October 15, 2014

Slow Down, It's a Priest! [ACNM]

Priests and police officers have a lot in common, and it isn't just the spiffy uniform.

Think about this: You're cruising down I-35 or MoPac, when traffic isn't bumper to bumper if that's possible, and in your mirror you notice a police car behind you. The officer isn't after you -- no lights and siren -- but what do you do? Slow down and drive carefully, of course.

Even if you're already a law-abiding citizen behind the wheel, chances are you are still going to be a little on edge and be on your best behavior when you are in view of an authority figure who can pull you over and slap you with a citation.

Image credit: Scott Davidson


And then what happens when the police car passes you and disappears into the traffic ahead? You relax a little bit, go back to normal, hit the gas pedal and pick up the pace again.

Now let's change the scenario from cop to clergy. After a long and hectic Friday at work, you decide to join your coworkers at happy hour to unwind. Your favorite Austin watering hole is crowded, and the tables are close together. Maybe you and you friends are complaining about the job or even your boss. The people at the next table leave, and a priest sits down. I think many people would be little more careful with their actions and words knowing that they're sitting right near a priest.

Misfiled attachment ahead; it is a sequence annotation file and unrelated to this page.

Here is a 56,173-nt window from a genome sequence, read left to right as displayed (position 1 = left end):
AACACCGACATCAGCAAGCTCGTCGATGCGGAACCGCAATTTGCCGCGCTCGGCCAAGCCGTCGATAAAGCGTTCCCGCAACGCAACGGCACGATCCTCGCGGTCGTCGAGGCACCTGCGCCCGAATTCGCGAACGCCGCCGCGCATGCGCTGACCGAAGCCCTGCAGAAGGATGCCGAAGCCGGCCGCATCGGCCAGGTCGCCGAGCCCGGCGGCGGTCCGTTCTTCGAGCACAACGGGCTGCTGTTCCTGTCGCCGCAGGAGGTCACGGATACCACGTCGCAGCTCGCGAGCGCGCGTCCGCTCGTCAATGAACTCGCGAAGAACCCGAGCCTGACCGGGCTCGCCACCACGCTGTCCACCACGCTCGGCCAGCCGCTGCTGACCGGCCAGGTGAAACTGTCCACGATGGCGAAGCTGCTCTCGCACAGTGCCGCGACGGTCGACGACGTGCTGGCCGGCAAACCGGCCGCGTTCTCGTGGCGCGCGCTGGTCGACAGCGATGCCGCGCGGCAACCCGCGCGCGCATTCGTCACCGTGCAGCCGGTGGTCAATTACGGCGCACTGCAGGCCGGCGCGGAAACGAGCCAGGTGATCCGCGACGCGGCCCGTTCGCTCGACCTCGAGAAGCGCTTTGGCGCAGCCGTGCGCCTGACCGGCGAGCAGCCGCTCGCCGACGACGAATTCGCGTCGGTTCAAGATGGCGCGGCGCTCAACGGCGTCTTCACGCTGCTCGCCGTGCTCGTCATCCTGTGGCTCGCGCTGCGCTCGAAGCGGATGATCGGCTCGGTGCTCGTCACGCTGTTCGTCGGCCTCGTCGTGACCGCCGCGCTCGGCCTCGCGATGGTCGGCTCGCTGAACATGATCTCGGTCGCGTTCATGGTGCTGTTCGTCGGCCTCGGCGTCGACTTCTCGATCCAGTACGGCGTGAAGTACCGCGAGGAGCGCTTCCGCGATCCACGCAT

Image credit: openclipart.org


I love asking priests this question: When you are out and about in the community, is it noticeable how differently you are treated when in priestly garb compared to regular clothes? The answer is almost always a resounding yes. One priest even joked that he always wears his collar to the barber because he gets a free haircut that way. If he were just another customer, he'd be paying full price.

When a priest is in regular clothes and running a quick errand, to those around him he's just a stranger. But when he's dressed as a priest, many people shape up and act differently.

[To read this rest of this story, please click over to Austin Catholic New Media.]


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